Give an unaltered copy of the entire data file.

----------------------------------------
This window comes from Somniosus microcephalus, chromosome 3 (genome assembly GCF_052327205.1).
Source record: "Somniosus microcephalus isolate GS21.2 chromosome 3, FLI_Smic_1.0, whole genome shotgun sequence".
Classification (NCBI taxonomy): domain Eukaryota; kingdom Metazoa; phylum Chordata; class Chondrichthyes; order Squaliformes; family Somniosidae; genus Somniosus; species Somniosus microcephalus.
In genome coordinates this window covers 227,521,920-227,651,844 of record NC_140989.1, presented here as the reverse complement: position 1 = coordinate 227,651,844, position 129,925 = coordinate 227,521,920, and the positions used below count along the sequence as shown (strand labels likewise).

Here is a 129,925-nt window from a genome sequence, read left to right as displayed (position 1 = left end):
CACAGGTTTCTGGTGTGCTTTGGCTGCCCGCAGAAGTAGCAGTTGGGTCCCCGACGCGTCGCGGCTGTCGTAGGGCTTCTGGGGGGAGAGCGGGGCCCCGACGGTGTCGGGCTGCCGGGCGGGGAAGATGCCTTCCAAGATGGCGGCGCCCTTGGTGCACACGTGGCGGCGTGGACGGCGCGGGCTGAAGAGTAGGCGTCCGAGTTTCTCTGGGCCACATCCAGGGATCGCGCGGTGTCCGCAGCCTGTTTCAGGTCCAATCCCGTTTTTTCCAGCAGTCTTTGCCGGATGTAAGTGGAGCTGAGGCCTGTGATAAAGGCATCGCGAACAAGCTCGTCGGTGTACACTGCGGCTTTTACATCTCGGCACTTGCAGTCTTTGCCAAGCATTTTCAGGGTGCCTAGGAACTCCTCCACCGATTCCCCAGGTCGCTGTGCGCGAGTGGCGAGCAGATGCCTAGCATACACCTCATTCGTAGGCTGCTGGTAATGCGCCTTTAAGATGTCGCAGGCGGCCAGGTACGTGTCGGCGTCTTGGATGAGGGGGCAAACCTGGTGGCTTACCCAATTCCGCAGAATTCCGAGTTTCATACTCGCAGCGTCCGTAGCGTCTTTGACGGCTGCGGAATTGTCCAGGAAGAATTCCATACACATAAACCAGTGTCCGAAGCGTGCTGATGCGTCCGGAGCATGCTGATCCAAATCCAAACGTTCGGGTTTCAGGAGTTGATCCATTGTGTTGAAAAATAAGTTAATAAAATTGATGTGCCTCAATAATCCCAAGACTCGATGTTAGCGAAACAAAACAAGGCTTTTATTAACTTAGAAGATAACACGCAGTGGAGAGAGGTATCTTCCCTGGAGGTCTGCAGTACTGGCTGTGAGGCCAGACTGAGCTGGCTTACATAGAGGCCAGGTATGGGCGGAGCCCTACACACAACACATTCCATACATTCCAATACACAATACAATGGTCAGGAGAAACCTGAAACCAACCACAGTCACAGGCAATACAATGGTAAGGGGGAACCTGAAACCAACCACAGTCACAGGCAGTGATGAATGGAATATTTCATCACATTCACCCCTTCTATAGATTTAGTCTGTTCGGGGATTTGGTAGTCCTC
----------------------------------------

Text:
This window comes from Somniosus microcephalus, chromosome 3 (genome assembly GCF_052327205.1).
Source record: "Somniosus microcephalus isolate GS21.2 chromosome 3, FLI_Smic_1.0, whole genome shotgun sequence".
Classification (NCBI taxonomy): domain Eukaryota; kingdom Metazoa; phylum Chordata; class Chondrichthyes; order Squaliformes; family Somniosidae; genus Somniosus; species Somniosus microcephalus.
In genome coordinates this window covers 227,521,920-227,651,844 of record NC_140989.1, presented here as the reverse complement: position 1 = coordinate 227,651,844, position 129,925 = coordinate 227,521,920, and the positions used below count along the sequence as shown (strand labels likewise).

Here is a 129,925-nt window from a genome sequence, read left to right as displayed (position 1 = left end):
CACAGGTTTCTGGTGTGCTTTGGCTGCCCGCAGAAGTAGCAGTTGGGTCCCCGACGCGTCGCGGCTGTCGTAGGGCTTCTGGGGGGAGAGCGGGGCCCCGACGGTGTCGGGCTGCCGGGCGGGGAAGATGCCTTCCAAGATGGCGGCGCCCTTGGTGCACACGTGGCGGCGTGGACGGCGCGGGCTGAAGAGTAGGCGTCCGAGTTTCTCTGGGCCACATCCAGGGATCGCGCGGTGTCCGCAGCCTGTTTCAGGTCCAATCCCGTTTTTTCCAGCAGTCTTTGCCGGATGTAAGTGGAGCTGAGGCCTGTGATAAAGGCATCGCGAACAAGCTCGTCGGTGTACACTGCGGCTTTTACATCTCGGCACTTGCAGTCTTTGCCAAGCATTTTCAGGGTGCCTAGGAACTCCTCCACCGATTCCCCAGGTCGCTGTGCGCGAGTGGCGAGCAGATGCCTAGCATACACCTCATTCGTAGGCTGCTGGTAATGCGCCTTTAAGATGTCGCAGGCGGCCAGGTACGTGTCGGCGTCTTGGATGAGGGGGCAAACCTGGTGGCTTACCCAATTCCGCAGAATTCCGAGTTTCATACTCGCAGCGTCCGTAGCGTCTTTGACGGCTGCGGAATTGTCCAGGAAGAATTCCATACACATAAACCAGTGTCCGAAGCGTGCTGATGCGTCCGGAGCATGCTGATCCAAATCCAAACGTTCGGGTTTCAGGAGTTGATCCATTGTGTTGAAAAATAAGTTAATAAAATTGATGTGCCTCAATAATCCCAAGACTCGATGTTAGCGAAACAAAACAAGGCTTTTATTAACTTAGAAGATAACACGCAGTGGAGAGAGGTATCTTCCCTGGAGGTCTGCAGTACTGGCTGTGAGGCCAGACTGAGCTGGCTTACATAGAGGCCAGGTATGGGCGGAGCCCTACACACAACACATTCCATACATTCCAATACACAATACAATGGTCAGGAGAAACCTGAAACCAACCACAGTCACAGGCAATACAATGGTAAGGGGGAACCTGAAACCAACCACAGTCACAGGCAGTGATGAATGGAATATTTCATCACATTCACCCCTTCTATAGATTTAGTCTGTTCGGGGATTTGGTAGTCCTC